Building continuous integration services for machine learning
B Karlaš, M Interlandi, C Renggli, W Wu, C Zhang, DMI Babu, J Edwards, C Lauren, A Xu, M Weimer
[SIGKDD] Proceedings of the 26th ACM SIGKDD International Conference on Knowledge Discovery & Data Mining

Continuous integration (CI) has been a de facto standard for building industrial-strength software. Yet, there is little attention towards applying CI to the development of machine learning (ML) applications until the very recent effort on the theoretical side. In this paper, we take a step forward to bring the theory into practice.

Nearest neighbor classifiers over incomplete information: From certain answers to certain predictions
B Karlaš, P Li, R Wu, NM Gürel, X Chu, W Wu, C Zhang
[VLDB] Proceedings of the VLDB Endowment

Machine learning (ML) applications have been thriving recently, largely attributed to the increasing availability of data. However, inconsistency and incomplete information are ubiquitous in real-world datasets, and their impact on ML applications remains elusive. In this paper, we present a formal study of this impact by extending the notion of Certain Answers for Codd tables, which has been explored by the database research community for decades, into the field of machine learning. Specifically, we focus on classification problems and propose the notion of “Certain Predictions” (CP) — a test data example can be certainly predicted (CP’ed) if all possible classifiers trained on top of all possible worlds induced by the incompleteness of data would yield the same prediction. We study two fundamental CP queries: (Q1) checking query that determines whether a data example can be CP’ed; and (Q2) counting query that computes the number of classifiers that support a particular prediction (i.e., label). Given that general solutions to CP queries are, not surprisingly, hard without assumption over the type of classifier, we further present a case study in the context of nearest neighbor (NN) classifiers, where efficient solutions to CP queries can be developed — we show that it is possible to answer both queries in linear or polynomial time over exponentially many possible worlds. We demonstrate one example use case of CP in the important application of “data cleaning for machine learning (DC for ML).” We show that our proposed CPClean approach built based on CP can often significantly outperform existing techniques, particularly on datasets with systematic missing values. For example, on 5 datasets with systematic missingness, CPClean (with early termination) closes 100% gap on average by cleaning 36% of dirty data on average, while the best automatic cleaning approach BoostClean can only close 14% gap on average.

End-to-end Robustness for Sensing-Reasoning Machine Learning Pipelines
Z Yang, Z Zhao, H Pei, B Wang, B Karlaš, J Liu, H Guo, B Li, C Zhang
[arXiv] arXiv preprint arXiv:2003.00120

As machine learning (ML) being applied to many mission-critical scenarios, certifying ML model robustness becomes increasingly important. Many previous works focuses on the robustness of independent ML and ensemble models, and can only certify a very small magnitude of the adversarial perturbation. In this paper, we take a different viewpoint and improve learning robustness by going beyond independent ML and ensemble models. We aim at promoting the generic Sensing-Reasoning machine learning pipeline which contains both the sensing (e.g. deep neural networks) and reasoning (e.g. Markov logic networks (MLN)) components enriched with domain knowledge. Can domain knowledge help improve learning robustness? Can we formally certify the end-to-end robustness of such an ML pipeline? We first theoretically analyze the computational complexity of checking the provable robustness in the reasoning component. We then derive the provable robustness bound for several concrete reasoning components. We show that for reasoning components such as MLN and a specific family of Bayesian networks it is possible to certify the robustness of the whole pipeline even with a large magnitude of perturbation which cannot be certified by existing work. Finally, we conduct extensive real-world experiments on large scale datasets to evaluate the certified robustness for Sensing-Reasoning ML pipelines.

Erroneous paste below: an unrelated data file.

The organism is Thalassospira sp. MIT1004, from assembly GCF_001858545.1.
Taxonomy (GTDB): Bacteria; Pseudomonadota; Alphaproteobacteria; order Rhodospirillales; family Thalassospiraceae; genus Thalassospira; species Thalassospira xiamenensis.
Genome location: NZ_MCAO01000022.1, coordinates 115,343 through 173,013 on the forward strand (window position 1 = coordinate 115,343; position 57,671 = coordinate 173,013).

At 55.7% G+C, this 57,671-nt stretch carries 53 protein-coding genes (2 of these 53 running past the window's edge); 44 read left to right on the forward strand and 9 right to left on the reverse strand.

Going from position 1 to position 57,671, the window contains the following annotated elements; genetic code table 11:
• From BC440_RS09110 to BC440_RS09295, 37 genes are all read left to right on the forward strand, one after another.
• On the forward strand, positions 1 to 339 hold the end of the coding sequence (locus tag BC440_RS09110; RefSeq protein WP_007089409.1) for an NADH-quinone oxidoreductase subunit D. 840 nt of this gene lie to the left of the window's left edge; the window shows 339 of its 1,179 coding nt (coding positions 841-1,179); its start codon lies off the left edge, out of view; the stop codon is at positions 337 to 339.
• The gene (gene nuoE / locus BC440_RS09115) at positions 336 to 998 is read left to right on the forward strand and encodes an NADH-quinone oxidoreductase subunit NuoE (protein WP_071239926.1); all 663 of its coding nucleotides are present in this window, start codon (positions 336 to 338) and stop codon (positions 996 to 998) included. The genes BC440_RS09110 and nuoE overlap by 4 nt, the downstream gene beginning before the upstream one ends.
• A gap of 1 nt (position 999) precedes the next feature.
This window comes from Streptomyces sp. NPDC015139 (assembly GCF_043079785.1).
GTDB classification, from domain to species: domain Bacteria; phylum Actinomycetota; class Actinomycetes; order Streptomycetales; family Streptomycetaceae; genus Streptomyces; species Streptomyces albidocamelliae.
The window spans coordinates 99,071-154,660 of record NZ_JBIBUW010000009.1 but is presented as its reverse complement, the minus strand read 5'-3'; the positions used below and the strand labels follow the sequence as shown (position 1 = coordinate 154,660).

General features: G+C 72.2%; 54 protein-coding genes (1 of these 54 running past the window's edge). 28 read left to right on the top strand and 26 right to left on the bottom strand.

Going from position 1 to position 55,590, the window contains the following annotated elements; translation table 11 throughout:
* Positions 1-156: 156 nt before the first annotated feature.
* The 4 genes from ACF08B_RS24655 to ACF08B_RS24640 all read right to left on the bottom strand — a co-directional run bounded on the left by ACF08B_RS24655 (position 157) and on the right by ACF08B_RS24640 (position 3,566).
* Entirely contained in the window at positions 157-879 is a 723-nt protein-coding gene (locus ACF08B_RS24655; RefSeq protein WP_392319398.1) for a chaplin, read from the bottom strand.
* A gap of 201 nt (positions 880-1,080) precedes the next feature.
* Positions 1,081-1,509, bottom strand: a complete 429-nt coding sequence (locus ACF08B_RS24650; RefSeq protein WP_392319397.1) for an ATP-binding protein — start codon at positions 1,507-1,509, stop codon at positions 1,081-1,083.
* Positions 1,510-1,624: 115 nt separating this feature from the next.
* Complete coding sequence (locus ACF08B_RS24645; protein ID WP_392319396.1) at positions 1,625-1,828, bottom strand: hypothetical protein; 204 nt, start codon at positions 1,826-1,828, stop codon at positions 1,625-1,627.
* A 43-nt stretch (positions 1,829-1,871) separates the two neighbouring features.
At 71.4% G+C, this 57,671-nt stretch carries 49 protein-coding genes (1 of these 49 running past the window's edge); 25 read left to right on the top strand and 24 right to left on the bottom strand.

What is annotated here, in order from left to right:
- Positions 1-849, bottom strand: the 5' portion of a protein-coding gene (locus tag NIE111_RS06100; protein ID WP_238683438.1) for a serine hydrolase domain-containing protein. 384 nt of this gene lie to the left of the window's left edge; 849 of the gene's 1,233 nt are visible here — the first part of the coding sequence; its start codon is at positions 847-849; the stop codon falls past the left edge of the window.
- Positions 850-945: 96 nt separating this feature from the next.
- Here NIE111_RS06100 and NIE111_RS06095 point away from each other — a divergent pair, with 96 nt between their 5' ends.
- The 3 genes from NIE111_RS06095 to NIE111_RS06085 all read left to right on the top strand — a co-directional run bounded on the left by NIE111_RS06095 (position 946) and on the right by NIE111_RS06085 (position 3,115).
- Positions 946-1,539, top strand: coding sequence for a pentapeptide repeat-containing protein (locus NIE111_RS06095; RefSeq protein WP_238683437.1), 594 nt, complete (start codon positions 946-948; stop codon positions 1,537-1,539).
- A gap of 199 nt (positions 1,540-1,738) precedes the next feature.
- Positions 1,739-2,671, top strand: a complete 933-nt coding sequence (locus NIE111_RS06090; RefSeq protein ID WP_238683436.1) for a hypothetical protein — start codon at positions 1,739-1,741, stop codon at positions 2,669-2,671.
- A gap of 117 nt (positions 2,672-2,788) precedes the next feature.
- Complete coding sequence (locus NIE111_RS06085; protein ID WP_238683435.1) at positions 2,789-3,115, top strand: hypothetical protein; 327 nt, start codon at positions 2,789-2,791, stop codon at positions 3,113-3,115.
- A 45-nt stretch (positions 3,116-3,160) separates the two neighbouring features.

Is advance knowledge of flow sizes a plausible assumption?
V Ðukić, SA Jyothi, B Karlaš, M Owaida, C Zhang, A Singla
[NSDI] 16th {USENIX} Symposium on Networked Systems Design and Implementation

Recent research has proposed several packet, flow, and coflow scheduling methods that could substantially improve data center network performance. Most of this work assumes advance knowledge of flow sizes. However, the lack of a clear path to obtaining such knowledge has also prompted some work on non-clairvoyant scheduling, albeit with more limited performance benefits.

Continuous Integration of Machine Learning Models: A Rigorous Yet Practical Treatment
C Renggli, B Karlaš, B Ding, F Liu, K Schawinski, W Wu, C Zhang